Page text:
Paul-Miki Roamba | January 4, 2021
In his sixties, Issaka Lingani is a journalist and well-known in Burkina Faso for his political positions. But he is also known for having tested positive for COVID-19. He posted about it publicly in April. Mr. Lingani first suspected he was sick while suffering from fever, headache, insomnia, and a great feeling of fatigue. He called the team in charge of COVID-19, and three days later they arrived at his home to take a nasal swab. Two days later, he was told by telephone that his test was positive. The same day, an ambulance arrived, siren blaring, to take him to hospital. After his recovery, he spoke out about the lack of resources at hospitals, but praised hospital staff.
This story was originally published in July 2020.
In his sixties, Issaka Lingani is a journalist and director of the weekly publication Opinion in Ouagadougou. He is well-known in Burkina Faso for his political positions, which he shares during television debates. He is also known for testing positive for COVID-19.
In April, Mr. Lingani made the announcement on his Facebook page with a bit of humour. He believes he contracted the virus when traveling back from Abidjan. Maybe at the airport. Maybe on the plane.
As of December 17, there have been 4,449 positive cases of COVID-19 in Burkina Faso and 73 deaths. At least 3,088 people had recovered and there are 1,288 active cases.
Mr. Lingani first suspected he was sick when suffering from fever, headache, insomnia, and a great feeling of fatigue. He thought first of malaria. Then dengue fever. But those tests came back negative.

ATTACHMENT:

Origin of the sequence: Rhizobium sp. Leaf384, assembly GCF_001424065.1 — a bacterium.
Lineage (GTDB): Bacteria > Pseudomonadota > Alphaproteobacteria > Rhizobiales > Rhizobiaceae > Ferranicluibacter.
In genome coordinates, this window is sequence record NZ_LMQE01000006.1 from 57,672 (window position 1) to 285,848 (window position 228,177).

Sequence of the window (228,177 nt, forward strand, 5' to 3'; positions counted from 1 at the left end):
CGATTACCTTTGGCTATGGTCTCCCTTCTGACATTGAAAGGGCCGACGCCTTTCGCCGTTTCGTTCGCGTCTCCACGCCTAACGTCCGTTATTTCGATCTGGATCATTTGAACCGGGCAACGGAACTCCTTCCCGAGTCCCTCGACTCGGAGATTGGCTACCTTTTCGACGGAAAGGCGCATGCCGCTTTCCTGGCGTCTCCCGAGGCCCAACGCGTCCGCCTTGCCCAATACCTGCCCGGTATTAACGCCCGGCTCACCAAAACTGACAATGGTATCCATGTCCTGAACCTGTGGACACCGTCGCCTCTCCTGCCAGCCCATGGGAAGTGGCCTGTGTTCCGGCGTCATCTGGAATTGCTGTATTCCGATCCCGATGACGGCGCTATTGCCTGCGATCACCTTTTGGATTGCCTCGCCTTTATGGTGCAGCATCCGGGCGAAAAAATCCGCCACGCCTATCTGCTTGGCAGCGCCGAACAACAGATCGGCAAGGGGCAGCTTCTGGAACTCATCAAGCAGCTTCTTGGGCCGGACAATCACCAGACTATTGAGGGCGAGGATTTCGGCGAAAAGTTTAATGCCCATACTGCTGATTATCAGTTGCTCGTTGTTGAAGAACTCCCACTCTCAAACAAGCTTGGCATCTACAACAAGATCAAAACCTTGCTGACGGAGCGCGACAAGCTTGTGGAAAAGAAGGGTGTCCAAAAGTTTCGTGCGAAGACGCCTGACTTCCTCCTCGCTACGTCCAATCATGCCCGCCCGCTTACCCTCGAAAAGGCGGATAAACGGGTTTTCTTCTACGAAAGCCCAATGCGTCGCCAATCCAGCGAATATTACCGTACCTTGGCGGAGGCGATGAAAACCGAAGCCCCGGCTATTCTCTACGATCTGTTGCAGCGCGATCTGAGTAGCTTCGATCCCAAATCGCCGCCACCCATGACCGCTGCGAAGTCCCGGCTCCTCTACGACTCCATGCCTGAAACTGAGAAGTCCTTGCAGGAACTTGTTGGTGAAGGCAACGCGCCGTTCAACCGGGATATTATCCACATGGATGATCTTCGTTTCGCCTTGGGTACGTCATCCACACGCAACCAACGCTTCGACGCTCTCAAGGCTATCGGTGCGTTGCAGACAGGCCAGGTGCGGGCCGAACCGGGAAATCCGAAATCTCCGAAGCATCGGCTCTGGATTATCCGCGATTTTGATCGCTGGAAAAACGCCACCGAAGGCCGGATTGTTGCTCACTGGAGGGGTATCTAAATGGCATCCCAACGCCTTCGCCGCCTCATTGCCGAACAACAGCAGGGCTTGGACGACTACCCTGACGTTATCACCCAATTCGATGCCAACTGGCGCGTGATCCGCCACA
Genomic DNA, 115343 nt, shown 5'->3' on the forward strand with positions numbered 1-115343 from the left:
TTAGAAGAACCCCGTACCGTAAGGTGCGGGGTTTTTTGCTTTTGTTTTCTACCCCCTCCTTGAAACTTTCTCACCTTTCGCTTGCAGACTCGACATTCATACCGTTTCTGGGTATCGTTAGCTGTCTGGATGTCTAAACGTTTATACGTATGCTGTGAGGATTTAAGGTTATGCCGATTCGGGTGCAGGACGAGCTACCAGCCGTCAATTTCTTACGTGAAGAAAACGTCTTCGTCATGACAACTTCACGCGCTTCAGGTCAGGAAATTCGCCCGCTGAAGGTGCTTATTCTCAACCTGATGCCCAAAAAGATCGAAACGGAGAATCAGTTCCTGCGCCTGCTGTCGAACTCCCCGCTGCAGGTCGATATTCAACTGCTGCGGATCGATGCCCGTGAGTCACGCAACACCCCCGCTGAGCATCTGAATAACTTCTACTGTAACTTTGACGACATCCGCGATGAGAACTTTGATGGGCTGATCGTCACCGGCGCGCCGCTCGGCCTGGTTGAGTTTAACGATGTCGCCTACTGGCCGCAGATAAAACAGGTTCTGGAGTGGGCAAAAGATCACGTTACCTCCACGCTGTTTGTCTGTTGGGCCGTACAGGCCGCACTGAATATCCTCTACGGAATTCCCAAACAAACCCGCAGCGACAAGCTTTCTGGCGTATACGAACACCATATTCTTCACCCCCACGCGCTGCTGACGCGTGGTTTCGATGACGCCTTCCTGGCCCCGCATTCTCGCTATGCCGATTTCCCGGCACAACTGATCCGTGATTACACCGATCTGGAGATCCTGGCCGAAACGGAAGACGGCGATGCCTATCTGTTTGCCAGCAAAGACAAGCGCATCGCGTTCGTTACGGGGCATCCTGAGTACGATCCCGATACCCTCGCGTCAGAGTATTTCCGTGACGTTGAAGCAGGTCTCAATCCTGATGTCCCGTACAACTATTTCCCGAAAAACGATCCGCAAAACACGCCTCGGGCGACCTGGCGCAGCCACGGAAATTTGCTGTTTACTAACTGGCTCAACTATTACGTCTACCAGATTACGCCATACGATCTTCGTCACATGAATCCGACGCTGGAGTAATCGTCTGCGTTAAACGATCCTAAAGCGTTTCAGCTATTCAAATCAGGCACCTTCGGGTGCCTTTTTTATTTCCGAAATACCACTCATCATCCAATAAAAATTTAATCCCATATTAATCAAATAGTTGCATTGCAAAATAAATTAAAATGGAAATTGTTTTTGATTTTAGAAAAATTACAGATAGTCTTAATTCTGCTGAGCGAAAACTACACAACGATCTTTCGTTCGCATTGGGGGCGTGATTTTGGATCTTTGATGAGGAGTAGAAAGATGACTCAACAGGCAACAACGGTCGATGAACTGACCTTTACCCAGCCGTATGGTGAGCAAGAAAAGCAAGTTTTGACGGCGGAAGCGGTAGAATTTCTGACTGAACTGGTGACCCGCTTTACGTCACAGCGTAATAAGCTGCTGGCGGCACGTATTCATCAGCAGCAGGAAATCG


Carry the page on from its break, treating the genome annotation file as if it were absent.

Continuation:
Then he decided to contact the team in charge of COVID-19 to find out for certain. He explains: “At my first call, they told me that I did not have COVID-19. But because I was still sick, I called them again to insist. I asked other people, including my primary care doctor, to call them too.”
After three days, the medical team finally arrived at Mr. Lingani’s home. He recalls, “They came with an impressive team. They disinfected themselves first before putting on their coveralls to take the nasal sample.”
After waiting for two days, Mr. Lingani was informed by telephone that his test was positive. He says, “The same day, another team arrived, this time by ambulance, to take me to the hospital, siren blaring, which caught the ears of all of my neighbours.”
He was given a meal around 6 p.m. while awaiting his first dose of medicine at the hospital. He says he refused it and demanded to be treated first.
He received his first dose of chloroquine and azithromycin at about 10 p.m.
His hospital visit lasted 10 days: five at the Tengandogo hospital and five at the Princess Sarah Clinic, the two centres in Ouagadougou that treat COVID-19 patients. He laments the conditions in the hospitals in terms of equipment and material. He notes that basic measures to slow the spread of COVID-19, such as handwashing, cannot be respected at the hospital due to a lack of soap and alcohol-based gel, and he took the opportunity to inform the Minister of Health of these facts when the Minister visited patients.
But the medical teams at both hospitals impressed Mr. Lingani with their devotion to patient care.
Mr. Lingani admits that he was much luckier than many other patients he saw suffering from coronavirus at the hospital. He says that, apart from two or three patients who may have been in their sixties like him, the rest were really young people with severe cases of coronavirus.
Now that he is recovered and back to his regular routine, Mr. Lingani says there is no difference in how his neighbours or colleagues are treating him. But he knows others who have recovered and who are facing stigma: neighbours haven’t visited since the ambulance passed looking for the sick.
This resource is undertaken with the financial support of the Government of Canada provided through Global Affairs Canada.